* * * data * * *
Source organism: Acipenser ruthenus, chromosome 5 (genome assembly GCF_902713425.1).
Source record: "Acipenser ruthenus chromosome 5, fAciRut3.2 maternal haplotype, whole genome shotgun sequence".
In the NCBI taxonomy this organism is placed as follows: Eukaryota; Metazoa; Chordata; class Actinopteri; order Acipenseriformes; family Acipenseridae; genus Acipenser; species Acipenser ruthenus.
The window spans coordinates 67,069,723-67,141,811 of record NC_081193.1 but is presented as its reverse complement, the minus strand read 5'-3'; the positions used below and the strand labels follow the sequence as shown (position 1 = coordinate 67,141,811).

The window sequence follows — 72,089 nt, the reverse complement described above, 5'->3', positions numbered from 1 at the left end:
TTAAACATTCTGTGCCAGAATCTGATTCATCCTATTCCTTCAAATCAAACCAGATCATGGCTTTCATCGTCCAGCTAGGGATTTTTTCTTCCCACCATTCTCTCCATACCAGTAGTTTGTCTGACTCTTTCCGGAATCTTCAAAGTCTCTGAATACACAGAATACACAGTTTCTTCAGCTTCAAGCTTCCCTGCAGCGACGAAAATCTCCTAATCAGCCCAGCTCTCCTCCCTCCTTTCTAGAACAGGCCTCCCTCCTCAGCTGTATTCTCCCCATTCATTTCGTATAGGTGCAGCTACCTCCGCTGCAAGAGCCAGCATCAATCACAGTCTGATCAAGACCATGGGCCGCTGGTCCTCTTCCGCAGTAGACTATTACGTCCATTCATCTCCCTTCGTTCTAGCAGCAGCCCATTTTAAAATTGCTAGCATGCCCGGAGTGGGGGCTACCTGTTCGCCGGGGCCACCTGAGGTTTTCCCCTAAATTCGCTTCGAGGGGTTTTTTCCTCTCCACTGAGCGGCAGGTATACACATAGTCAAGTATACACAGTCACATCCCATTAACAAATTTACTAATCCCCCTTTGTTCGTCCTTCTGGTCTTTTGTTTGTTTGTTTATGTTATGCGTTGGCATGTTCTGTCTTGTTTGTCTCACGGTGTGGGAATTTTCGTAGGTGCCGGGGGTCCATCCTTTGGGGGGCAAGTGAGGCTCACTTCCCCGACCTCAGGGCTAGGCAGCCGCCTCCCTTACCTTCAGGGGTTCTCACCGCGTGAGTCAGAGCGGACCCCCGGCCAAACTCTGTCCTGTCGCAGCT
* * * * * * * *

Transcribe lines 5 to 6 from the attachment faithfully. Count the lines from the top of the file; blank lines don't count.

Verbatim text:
The window sequence follows — 72,089 nt, the reverse complement described above, 5'->3', positions numbered from 1 at the left end:
TTAAACATTCTGTGCCAGAATCTGATTCATCCTATTCCTTCAAATCAAACCAGATCATGGCTTTCATCGTCCAGCTAGGGATTTTTTCTTCCCACCATTCTCTCCATACCAGTAGTTTGTCTGACTCTTTCCGGAATCTTCAAAGTCTCTGAATACACAGAATACACAGTTTCTTCAGCTTCAAGCTTCCCTGCAGCGACGAAAATCTCCTAATCAGCCCAGCTCTCCTCCCTCCTTTCTAGAACAGGCCTCCCTCCTCAGCTGTATTCTCCCCATTCATTTCGTATAGGTGCAGCTACCTCCGCTGCAAGAGCCAGCATCAATCACAGTCTGATCAAGACCATGGGCCGCTGGTCCTCTTCCGCAGTAGACTATTACGTCCATTCATCTCCCTTCGTTCTAGCAGCAGCCCATTTTAAAATTGCTAGCATGCCCGGAGTGGGGGCTACCTGTTCGCCGGGGCCACCTGAGGTTTTCCCCTAAATTCGCTTCGAGGGGTTTTTTCCTCTCCACTGAGCGGCAGGTATACACATAGTCAAGTATACACAGTCACATCCCATTAACAAATTTACTAATCCCCCTTTGTTCGTCCTTCTGGTCTTTTGTTTGTTTGTTTATGTTATGCGTTGGCATGTTCTGTCTTGTTTGTCTCACGGTGTGGGAATTTTCGTAGGTGCCGGGGGTCCATCCTTTGGGGGGCAAGTGAGGCTCACTTCCCCGACCTCAGGGCTAGGCAGCCGCCTCCCTTACCTTCAGGGGTTCTCACCGCGTGAGTCAGAGCGGACCCCCGGCCAAACTCTGTCCTGTCGCAGCT